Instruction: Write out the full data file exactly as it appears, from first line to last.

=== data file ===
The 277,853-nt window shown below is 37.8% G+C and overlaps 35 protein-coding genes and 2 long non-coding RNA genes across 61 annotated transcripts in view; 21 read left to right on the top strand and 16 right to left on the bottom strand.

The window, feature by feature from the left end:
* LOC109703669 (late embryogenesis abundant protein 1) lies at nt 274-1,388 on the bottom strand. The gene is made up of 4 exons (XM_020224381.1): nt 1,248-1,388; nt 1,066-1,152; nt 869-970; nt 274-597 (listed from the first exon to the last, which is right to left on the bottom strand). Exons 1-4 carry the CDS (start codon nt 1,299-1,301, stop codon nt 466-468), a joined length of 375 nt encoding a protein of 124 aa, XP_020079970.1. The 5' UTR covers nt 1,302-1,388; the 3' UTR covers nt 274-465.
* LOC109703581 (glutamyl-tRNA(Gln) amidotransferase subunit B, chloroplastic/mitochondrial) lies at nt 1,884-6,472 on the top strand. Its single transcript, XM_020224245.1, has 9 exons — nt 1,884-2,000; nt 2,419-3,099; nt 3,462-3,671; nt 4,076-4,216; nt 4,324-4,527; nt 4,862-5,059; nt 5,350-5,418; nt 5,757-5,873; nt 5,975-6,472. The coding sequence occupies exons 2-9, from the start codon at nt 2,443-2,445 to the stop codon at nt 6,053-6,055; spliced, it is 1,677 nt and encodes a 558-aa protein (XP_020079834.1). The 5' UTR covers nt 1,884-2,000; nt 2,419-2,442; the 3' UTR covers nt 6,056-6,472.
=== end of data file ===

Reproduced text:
The 277,853-nt window shown below is 37.8% G+C and overlaps 35 protein-coding genes and 2 long non-coding RNA genes across 61 annotated transcripts in view; 21 read left to right on the top strand and 16 right to left on the bottom strand.

The window, feature by feature from the left end:
* LOC109703669 (late embryogenesis abundant protein 1) lies at nt 274-1,388 on the bottom strand. The gene is made up of 4 exons (XM_020224381.1): nt 1,248-1,388; nt 1,066-1,152; nt 869-970; nt 274-597 (listed from the first exon to the last, which is right to left on the bottom strand). Exons 1-4 carry the CDS (start codon nt 1,299-1,301, stop codon nt 466-468), a joined length of 375 nt encoding a protein of 124 aa, XP_020079970.1. The 5' UTR covers nt 1,302-1,388; the 3' UTR covers nt 274-465.
* LOC109703581 (glutamyl-tRNA(Gln) amidotransferase subunit B, chloroplastic/mitochondrial) lies at nt 1,884-6,472 on the top strand. Its single transcript, XM_020224245.1, has 9 exons — nt 1,884-2,000; nt 2,419-3,099; nt 3,462-3,671; nt 4,076-4,216; nt 4,324-4,527; nt 4,862-5,059; nt 5,350-5,418; nt 5,757-5,873; nt 5,975-6,472. The coding sequence occupies exons 2-9, from the start codon at nt 2,443-2,445 to the stop codon at nt 6,053-6,055; spliced, it is 1,677 nt and encodes a 558-aa protein (XP_020079834.1). The 5' UTR covers nt 1,884-2,000; nt 2,419-2,442; the 3' UTR covers nt 6,056-6,472.